In the world of online dating, ghosting refers to someone mysteriously disappearing from a relationship without warning. In the context of recruitment, it refers to a party (candidate or hirer) disappearing from the interview process without an expressed reason and according to various surveys, it’s becoming more and more common. Notably, both candidates and hirers are guilty of it.
According to a February 2021 Indeed survey of US employers and job seekers, 76 per cent of employers reported being ghosted by candidates and 77 per cent of candidates reported being ghosted by a prospective employer. Shockingly, 10 per cent reported being ghosted by an employer after a verbal job offer was made.
Common reasons for ghosting among job seekers include receiving a better job offer, being dissatisfied with the salary offered and realising that the job wasn’t the right fit for them.
While these reasons are valid, they are certainly no excuse for mysteriously disappearing from the hiring process. When contacted, instead of dodging communication, candidates should at least inform prospective employers that they’re not interested in the position any longer.
Employers are trying to minimise ghosting by improving their communication throughout the hiring process. Actions such as keeping candidates informed of which stage of the process they’re at and discussing salary earlier seem to help.
Many employers are also starting to blacklist those who exhibit such unprofessional behaviour, ensuring that they aren’t even shortlisted for screening calls the next time they apply.
Just as employers can damage candidates’ reputations, candidates who are ghosted can damage employers’ reputations.
In a survey by CareerBuilder, 42 per cent of workers said they would never seek employment with a company again if they were displeased with the way it handled their applications and another 22 per cent said they would tell others not to work there.
Our recent dipstick survey yielded similar results.
Disgruntled candidates can also easily air their grievances on platforms such as Glassdoor, hurting employers’ chances of attracting top talent.
While employers take measures to protect themselves against unprofessional candidates, they mustn’t forget that they owe candidates professional courtesy as well.
Here’s how you can get started:
RE-EXAMINE YOUR JOB DESCRIPTIONS
It’s no secret that lately, recruiters are finding themselves bombarded by job applications. The first step is to minimise this by making sure job descriptions are specific. Broad definitions and requirements can drastically drive up the volume of applications, many of them unsuitable. If your team is inundated by dozens of unqualified candidates, examine your career pages and job descriptions. Are they vague? Do they over-promise?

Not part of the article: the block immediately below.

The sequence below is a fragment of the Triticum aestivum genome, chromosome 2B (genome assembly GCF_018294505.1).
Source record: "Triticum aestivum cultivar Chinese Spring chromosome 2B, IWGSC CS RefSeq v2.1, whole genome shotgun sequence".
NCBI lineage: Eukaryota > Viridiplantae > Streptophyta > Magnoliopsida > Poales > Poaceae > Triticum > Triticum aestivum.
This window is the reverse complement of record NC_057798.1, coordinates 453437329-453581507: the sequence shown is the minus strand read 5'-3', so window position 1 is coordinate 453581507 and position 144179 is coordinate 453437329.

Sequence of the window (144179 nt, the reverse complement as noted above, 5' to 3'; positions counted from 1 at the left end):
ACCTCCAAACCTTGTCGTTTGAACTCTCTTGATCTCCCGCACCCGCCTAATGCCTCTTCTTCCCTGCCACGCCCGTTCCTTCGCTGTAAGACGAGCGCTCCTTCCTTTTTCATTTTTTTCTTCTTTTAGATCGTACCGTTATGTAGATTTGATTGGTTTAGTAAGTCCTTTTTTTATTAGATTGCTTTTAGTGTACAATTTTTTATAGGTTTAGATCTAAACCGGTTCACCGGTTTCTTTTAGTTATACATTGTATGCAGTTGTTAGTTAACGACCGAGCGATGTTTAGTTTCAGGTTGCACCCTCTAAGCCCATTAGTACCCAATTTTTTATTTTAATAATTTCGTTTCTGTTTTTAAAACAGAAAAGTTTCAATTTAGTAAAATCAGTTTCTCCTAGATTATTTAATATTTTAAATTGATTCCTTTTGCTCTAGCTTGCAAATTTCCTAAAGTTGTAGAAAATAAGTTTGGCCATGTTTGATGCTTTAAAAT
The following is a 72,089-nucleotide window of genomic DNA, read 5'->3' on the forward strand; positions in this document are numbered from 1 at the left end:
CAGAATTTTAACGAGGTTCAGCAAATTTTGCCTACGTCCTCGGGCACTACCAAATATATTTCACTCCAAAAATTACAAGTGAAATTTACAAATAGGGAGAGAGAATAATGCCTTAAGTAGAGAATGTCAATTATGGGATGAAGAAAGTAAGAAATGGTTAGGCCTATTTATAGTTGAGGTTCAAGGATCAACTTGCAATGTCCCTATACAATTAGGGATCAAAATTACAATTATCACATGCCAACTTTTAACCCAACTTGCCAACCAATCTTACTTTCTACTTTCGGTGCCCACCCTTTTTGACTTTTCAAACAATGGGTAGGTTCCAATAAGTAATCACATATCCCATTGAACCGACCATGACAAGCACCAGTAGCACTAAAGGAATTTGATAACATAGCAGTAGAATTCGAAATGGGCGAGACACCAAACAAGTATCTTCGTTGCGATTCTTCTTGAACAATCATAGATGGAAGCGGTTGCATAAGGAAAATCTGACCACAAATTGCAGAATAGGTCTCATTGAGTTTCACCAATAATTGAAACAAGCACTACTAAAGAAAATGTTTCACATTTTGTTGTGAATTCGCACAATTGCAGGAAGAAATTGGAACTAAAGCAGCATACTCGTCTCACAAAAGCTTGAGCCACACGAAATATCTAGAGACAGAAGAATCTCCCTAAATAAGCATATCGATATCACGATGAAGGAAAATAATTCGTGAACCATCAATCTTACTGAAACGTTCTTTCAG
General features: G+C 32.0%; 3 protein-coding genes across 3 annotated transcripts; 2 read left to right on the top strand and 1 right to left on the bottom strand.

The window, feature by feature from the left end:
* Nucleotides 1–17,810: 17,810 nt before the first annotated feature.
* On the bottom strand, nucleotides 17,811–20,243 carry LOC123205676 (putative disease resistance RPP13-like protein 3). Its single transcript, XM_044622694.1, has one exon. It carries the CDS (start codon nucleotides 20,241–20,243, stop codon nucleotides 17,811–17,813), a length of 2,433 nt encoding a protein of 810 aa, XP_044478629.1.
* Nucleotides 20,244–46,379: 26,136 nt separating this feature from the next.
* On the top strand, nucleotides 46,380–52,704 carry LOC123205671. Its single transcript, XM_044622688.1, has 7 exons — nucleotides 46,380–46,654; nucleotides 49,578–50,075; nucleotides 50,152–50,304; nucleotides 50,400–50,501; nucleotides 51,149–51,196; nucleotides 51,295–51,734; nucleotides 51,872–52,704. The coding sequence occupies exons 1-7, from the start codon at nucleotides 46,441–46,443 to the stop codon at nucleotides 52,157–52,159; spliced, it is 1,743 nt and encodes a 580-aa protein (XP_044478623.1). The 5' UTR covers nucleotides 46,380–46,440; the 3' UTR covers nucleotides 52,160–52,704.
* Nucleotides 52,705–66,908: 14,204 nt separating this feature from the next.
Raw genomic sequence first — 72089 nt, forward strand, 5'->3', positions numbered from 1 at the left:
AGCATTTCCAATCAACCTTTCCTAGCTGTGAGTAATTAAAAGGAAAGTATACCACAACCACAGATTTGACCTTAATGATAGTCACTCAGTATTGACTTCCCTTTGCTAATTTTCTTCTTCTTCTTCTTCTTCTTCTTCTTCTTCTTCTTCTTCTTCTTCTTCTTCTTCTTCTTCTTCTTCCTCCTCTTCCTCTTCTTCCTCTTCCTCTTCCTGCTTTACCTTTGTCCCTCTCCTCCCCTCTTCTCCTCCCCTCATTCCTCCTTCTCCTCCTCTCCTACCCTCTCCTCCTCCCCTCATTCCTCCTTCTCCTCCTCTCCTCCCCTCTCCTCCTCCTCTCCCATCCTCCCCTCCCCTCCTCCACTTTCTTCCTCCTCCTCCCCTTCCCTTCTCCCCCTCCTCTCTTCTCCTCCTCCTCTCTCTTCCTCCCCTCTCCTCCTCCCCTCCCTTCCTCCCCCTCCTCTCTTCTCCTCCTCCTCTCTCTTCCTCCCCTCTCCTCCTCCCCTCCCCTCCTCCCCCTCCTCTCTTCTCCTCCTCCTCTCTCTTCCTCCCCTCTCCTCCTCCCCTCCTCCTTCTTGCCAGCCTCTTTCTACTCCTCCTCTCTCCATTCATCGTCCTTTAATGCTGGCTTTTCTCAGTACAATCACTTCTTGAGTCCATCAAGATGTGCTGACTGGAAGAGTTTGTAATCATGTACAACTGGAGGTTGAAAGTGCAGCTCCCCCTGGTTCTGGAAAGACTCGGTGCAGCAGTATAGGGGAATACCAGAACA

SET UP APPROPRIATE AUTOMATED RESPONSES FOR EACH STAGE
A few years ago, expecting employers to respond to each and every application would have been considered a tall order, but today, with automation tools, there’s really no excuse. However, even those with an automated response funnel in place often don’t take care to ensure that their responses are customised for each stage of the process. Get the basics right by ensuring you have at least three types of responses ready.
Stage 1: Acknowledge
The first automated response should be sent when you receive the application. This serves to acknowledge the application. At this stage, many employers opt to say that only shortlisted candidates will be notified. While this enables you to ignore unsuitable candidates, a more thoughtful approach would be to respond to even these candidates.
While they may be unsuitable for this job, it doesn’t mean that they won’t be more than qualified for future open positions. Instead of accompanying your acknowledgement with the dreaded “only shortlisted candidates will be notified” statement, include details about the next steps in the hiring process and specifics about when applicants can expect to hear from you, whether or not they are selected for an interview.
Stage 2: Disqualify
The next step is to notify disqualified candidates. Be transparent with your applicants with a simple message to tell them that they have been deemed unsuitable for the position, but most importantly, use it as an opportunity to thank them for their interest and encourage them to continue their job search.
Knowing that they are no longer part of your recruitment funnel provides candidates with closure. Our interactions with candidates reveal that most are grateful for this as it helps them move on more quickly.
Stage 3: Pipeline
Employers are often quick to discard resumes that do not match the role, but we all know that disqualified candidates could be a great fit for a different position in the future. Employers would do well to add these individuals to their pipeline to tap on when the need arises.
Bearing this in mind, the next step in your communication process is to get in touch with pipelined candidates. While telling them they were not selected for the job they applied for, inform them that you will keep their resume in your talent database in case a future opening better fits their skills and experience. Include links to your social media pages, and career pages or alerts to keep them engaged with your brand.
Creating positive candidate experiences can go a long way towards strengthening your employer brand. This not only helps with recruitment and talent retention, but also burnishes your corporate brand and stakeholders’ perceptions of it.